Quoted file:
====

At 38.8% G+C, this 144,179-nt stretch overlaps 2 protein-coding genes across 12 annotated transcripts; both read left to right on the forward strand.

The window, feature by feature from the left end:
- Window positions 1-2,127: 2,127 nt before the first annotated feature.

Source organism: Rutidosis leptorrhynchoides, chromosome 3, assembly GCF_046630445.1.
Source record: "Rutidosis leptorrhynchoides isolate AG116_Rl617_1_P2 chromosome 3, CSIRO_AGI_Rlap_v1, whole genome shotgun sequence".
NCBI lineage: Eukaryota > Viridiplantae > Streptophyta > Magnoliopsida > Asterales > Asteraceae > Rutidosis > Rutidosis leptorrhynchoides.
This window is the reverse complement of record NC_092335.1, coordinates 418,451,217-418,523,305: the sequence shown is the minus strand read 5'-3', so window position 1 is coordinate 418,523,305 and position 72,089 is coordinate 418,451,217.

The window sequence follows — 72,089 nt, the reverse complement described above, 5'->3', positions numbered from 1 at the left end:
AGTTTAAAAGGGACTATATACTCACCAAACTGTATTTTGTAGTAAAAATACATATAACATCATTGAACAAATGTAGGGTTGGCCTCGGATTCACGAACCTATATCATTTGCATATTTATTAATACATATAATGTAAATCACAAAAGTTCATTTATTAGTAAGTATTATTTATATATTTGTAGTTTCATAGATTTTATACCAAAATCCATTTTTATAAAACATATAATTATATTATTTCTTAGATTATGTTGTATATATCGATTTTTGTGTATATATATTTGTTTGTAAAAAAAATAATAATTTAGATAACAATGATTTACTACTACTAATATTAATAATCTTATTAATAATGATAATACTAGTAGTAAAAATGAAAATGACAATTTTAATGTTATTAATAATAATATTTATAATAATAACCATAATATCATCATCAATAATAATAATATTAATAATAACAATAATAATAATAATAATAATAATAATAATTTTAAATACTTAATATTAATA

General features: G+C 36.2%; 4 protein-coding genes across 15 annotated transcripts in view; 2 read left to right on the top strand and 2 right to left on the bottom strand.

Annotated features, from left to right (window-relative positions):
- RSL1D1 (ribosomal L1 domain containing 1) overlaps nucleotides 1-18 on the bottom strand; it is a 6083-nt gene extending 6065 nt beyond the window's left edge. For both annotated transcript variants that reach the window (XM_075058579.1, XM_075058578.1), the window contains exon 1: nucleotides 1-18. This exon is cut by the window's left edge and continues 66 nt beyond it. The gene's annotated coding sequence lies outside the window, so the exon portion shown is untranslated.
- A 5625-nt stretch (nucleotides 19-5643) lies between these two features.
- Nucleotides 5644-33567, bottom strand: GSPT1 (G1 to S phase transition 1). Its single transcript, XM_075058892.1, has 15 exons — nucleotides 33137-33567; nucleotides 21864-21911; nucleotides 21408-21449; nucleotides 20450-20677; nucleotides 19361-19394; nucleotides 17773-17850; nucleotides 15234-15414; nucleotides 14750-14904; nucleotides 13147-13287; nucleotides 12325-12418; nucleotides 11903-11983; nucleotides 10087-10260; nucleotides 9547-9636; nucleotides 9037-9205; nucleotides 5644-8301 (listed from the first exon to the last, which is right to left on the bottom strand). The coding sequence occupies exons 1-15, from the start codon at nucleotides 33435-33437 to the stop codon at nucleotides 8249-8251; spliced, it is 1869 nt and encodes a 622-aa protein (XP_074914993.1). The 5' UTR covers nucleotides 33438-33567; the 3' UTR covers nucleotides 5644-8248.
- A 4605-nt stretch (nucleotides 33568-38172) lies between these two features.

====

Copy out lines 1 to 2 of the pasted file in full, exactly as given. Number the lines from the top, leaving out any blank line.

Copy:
At 38.8% G+C, this 144,179-nt stretch overlaps 2 protein-coding genes across 12 annotated transcripts; both read left to right on the forward strand.

The window, feature by feature from the left end: